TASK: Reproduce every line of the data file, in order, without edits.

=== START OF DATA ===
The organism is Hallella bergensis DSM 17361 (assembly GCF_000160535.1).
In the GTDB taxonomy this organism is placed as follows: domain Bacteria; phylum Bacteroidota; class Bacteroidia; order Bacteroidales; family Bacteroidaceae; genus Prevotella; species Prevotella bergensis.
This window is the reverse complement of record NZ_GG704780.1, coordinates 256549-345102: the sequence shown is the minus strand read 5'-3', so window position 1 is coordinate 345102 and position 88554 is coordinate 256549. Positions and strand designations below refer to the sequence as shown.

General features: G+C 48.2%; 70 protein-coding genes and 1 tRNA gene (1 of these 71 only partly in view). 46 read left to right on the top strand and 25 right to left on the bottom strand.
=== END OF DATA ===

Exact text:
The organism is Hallella bergensis DSM 17361 (assembly GCF_000160535.1).
In the GTDB taxonomy this organism is placed as follows: domain Bacteria; phylum Bacteroidota; class Bacteroidia; order Bacteroidales; family Bacteroidaceae; genus Prevotella; species Prevotella bergensis.
This window is the reverse complement of record NZ_GG704780.1, coordinates 256549-345102: the sequence shown is the minus strand read 5'-3', so window position 1 is coordinate 345102 and position 88554 is coordinate 256549. Positions and strand designations below refer to the sequence as shown.

General features: G+C 48.2%; 70 protein-coding genes and 1 tRNA gene (1 of these 71 only partly in view). 46 read left to right on the top strand and 25 right to left on the bottom strand.